Everyone knows your body needs exercise to stay in peak shape. But did you know your brain does too? Physical exercise
is essential to the health of both your body and brain, but you can do even more to keep your brain in shape. Challenging your brain with cognitive exercises is another great way to keep your mind sharp.
Chad Yucus, MD, Neurology at NorthShore, answers questions and shares some ways to give your brain the workout it needs to stay sharp at any
Do brain teasers and puzzles actually help to keep your mind sharp? Are certain types of puzzles and activities better than others?
There are many types of cognitive activities that help to keep the brain sharp, involving word games and number games, such as crossword puzzles, Sudoku, computer games and board/card games. There is no strategy that is particularly better than another, but
learning a new hobby, game and/or language is a good way to keep the brain sharp.
Why would a new hobby be helpful?
Learning a new skill or starting a new hobby that requires skills you don’t typically use can be helpful because it challenges you to keep learning and function in a way that is not familiar. It’s a great way to stay mentally active whatever your age.
Who benefits from cognitive exercises and activities?
How do you keep your brain healthy to prevent memory loss?
There is no strategy to truly prevent memory loss, but there are strategies to delay the effects of any pathology (changes caused by disease) that may be developing in the brain. This is based upon building a cognitive reserve before any problems begin to
develop. These strategies include the cognitive exercises above, physical exercise, social activities—spending time with friends, planning events—regular sleep patterns and a low-cholesterol Mediterranean diet.
How much time should you devote each day to cognitive exercise?
Think of it in terms of regular physical exercise. Your brain and the rest of your body need about the same each day, approximately 30-60 minutes of cognitive and physical exercise every day is a good place to start.
How do you exercise your brain?
Smoking is more than just a bad habit; it’s the leading cause of preventative death worldwide. Each year, close to 400,000 people in the U.S. will die from smoking-related diseases like lung cancer, heart disease and stroke.
As part of National Lung Cancer Awareness Month and the American Cancer Society’s Great American Smokeout, NorthShore University HealthSystem has created an infographic that explores the harmful effects of smoking and the big health benefits of quitting.
Make today the day you break a deadly habit and begin to look forward to many healthier years ahead.
Click on the image below to be directed to the full infographic.
Currently about 325,000 American children under the age of 15 have epilepsy, with 200,000 new cases being
diagnosed each year, according to the Epilepsy Foundation of America. Epilepsy is a disorder involving repeated seizures, or episodes of disturbed brain function associated with changes in attention and/or behavior. Although some children will outgrow the
disorder or can have it easily managed through medication, others may be more severely impacted throughout their lives.
Kent Kelley, MD, Pediatric Neurology, tells parents, caregivers and teachers what they should know in the event of a seizure as well as some
steps they can take to prevent harm from seizures before they happen:
Molly, a supposedly pure form of the drug MDMA, is seeing a spike in use among young people. Users of Molly see it as a safe,
inexpensive drug with few long-term negative side effects, like addiction. Many celebrities, including most recently Miley Cyrus, have quite literally been singing its praises.
But Molly, known previously in the 1980s and ‘90s as Ecstasy, is an illegal drug and it comes with many risks. A mind-altering drug that is a stimulant and hallucinogenic, it boosts both serotonin and dopamine levels in the body. Users of the drug report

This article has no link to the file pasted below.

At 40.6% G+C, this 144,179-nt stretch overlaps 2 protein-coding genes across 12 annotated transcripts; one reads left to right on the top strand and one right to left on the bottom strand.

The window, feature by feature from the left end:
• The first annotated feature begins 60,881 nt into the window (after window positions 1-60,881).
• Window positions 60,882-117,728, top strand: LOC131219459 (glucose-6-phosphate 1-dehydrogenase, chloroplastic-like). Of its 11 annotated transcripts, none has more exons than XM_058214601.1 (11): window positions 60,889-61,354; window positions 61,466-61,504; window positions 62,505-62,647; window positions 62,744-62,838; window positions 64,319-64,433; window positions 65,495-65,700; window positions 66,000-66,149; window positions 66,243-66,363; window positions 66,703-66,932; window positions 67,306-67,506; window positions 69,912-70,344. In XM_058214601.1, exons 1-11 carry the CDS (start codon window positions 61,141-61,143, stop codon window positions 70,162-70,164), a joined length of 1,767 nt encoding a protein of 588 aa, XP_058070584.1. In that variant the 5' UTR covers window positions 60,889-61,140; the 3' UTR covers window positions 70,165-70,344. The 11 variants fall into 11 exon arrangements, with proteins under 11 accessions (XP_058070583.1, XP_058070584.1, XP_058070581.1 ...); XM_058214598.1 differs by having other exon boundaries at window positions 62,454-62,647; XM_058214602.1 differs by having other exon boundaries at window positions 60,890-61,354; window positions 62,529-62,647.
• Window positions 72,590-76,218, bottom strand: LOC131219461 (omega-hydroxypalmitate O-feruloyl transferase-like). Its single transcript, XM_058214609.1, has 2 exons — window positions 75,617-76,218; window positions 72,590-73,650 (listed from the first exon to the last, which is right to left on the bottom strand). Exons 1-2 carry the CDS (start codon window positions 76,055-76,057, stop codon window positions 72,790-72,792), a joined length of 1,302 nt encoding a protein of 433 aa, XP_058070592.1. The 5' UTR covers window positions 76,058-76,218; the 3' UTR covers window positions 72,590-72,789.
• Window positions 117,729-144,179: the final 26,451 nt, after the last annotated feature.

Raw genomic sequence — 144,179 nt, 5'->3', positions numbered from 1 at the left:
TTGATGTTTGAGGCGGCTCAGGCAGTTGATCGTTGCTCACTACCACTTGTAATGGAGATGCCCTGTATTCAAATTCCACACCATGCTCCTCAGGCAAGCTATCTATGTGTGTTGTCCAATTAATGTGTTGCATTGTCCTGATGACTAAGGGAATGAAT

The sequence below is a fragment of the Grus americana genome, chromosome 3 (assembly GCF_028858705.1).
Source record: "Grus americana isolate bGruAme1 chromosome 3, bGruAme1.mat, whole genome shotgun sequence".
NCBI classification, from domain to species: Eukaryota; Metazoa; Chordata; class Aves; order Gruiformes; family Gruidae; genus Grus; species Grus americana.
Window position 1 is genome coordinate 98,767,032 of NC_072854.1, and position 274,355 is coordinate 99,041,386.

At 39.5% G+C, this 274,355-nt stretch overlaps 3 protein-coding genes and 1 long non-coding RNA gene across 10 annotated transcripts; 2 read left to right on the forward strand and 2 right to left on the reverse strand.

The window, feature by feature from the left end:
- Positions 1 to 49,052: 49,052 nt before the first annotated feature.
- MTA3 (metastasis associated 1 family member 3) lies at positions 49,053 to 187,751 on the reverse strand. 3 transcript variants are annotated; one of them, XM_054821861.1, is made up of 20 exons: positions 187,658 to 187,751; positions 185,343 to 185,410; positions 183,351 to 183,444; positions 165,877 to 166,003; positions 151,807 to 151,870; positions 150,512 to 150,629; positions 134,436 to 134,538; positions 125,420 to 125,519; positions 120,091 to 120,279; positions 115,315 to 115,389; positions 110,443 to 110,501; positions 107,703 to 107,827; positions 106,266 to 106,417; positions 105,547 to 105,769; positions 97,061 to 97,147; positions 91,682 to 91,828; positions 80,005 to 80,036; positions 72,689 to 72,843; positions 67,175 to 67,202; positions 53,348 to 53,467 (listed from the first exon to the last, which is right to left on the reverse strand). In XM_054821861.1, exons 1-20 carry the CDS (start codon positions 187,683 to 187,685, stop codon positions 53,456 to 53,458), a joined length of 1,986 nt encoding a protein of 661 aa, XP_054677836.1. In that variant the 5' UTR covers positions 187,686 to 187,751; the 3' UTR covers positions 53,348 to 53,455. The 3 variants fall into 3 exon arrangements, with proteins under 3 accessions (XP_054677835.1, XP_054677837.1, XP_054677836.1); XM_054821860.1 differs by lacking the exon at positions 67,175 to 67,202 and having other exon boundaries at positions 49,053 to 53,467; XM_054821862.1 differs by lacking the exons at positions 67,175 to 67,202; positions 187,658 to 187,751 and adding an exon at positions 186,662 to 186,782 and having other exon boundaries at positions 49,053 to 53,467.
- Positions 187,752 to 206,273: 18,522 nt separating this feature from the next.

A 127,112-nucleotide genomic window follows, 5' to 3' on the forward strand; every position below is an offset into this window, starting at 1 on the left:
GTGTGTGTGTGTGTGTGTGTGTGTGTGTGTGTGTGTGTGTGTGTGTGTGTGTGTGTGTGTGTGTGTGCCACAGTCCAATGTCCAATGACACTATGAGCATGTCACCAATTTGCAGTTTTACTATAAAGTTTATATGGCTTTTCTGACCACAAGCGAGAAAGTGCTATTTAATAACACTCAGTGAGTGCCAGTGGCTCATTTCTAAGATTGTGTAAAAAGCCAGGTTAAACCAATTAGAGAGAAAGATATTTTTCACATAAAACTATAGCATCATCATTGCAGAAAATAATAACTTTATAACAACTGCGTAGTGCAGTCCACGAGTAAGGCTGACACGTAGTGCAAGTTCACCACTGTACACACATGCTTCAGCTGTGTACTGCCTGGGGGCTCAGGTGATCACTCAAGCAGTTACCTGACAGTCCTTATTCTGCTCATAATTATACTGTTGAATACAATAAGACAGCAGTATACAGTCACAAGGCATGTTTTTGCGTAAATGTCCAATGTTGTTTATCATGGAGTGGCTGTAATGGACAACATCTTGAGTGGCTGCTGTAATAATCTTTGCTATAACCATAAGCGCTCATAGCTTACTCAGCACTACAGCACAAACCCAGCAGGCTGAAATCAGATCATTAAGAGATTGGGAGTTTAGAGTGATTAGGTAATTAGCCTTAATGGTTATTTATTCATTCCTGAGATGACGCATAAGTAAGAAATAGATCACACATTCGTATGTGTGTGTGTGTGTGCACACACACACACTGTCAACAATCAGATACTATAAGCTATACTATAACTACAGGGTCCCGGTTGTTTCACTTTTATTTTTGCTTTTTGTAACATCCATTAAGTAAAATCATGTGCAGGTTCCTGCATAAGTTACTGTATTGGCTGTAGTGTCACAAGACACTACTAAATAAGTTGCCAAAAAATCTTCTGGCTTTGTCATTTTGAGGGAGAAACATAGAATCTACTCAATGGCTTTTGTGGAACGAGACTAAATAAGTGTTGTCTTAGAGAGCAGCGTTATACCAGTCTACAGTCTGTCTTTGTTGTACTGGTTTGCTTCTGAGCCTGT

feelings of happiness, euphoria, empathy, decreased anxiety and fear, as well as enhanced sensory perception, which makes it a popular dance club drug.
Jerrold Leikin, MD, Medical Toxicology and Emergency Medicine at NorthShore, dispels some of the myths surrounding Molly:
How do you talk to your kids about drugs?
Approximately 45,000 people in the United States
will be diagnosed with pancreatic cancer each year, and over 38,000 will die from it.
Diagnosed with pancreatic cancer at age 53, Diana Pacholski was shocked to discover there is only a six-percent chance of survival of five years for pancreatic cancer patients. Now 58, Diana and Mark Talamonti, MD, Surgeon at NorthShore, discuss pancreatic
cancer and how she beat the odds in this NorthShore University HealthSystem patient story.
Pancreatic cancer is the fourth leading cause of cancer death. November is Pancreatic Cancer Awareness Month, so this month help us spread the word about the disease and importance of continued research.
There is no cure for type 2 diabetes but it can be controlled. Controlling type 2 diabetes can become
a seamless part of your daily life, from eating a healthy, well-balanced diet to making time for regular exercise. Lifestyle changes like these are important to prevent diabetic health issues, but it is equally important to stay on top of appointments and
health checks with your physician. It doesn’t take long for high blood sugar to damage your body, so regular testing and checkups to catch problems as early as possible are vital.
Mary Bennett, RD, LD, CDE, Diabetes Education Outpatient Manager at NorthShore, shares a checklist of important diabetic tests and when they need to be done to help you take control of your own type 2 diabetes care:
Join us November 14th at 10 a.m. for an online medical chat "Living with Diabetes: The Importance of Foot Health" with Harry Papagianis, D.P.M., NorthShore-affiliated Podiatrist. Submit your questions here.
Cooler temperatures are no excuse to let your health and wellness fall by the wayside. In fact, fall is the perfect time to take advantage of some of the highlights of the season, from incorporating seasonal fruits and vegetables into your diet to kicking
your fitness routine up a notch with fall-friendly activities.
NorthShore University HealthSystem has created an infographic filled with fall health tips and creative fall fitness suggestions. Click on the image to see our full
Fall into Wellness infographic.
Katie Clarke was diagnosed with breast cancer in 2011. She underwent a bilateral mastectomy with reconstruction at NorthShore Glenbrook Hospital, followed by four months of chemotherapy and a year-long course of Herceptin treatments at Evanston Hospital.
Before her own diagnosis, and in memory of her best friend who lost her own life to the disease in 2006, Katie and her family would make a point of cheering on the participants of the three-day breast cancer walk in Chicago armed with motivational signs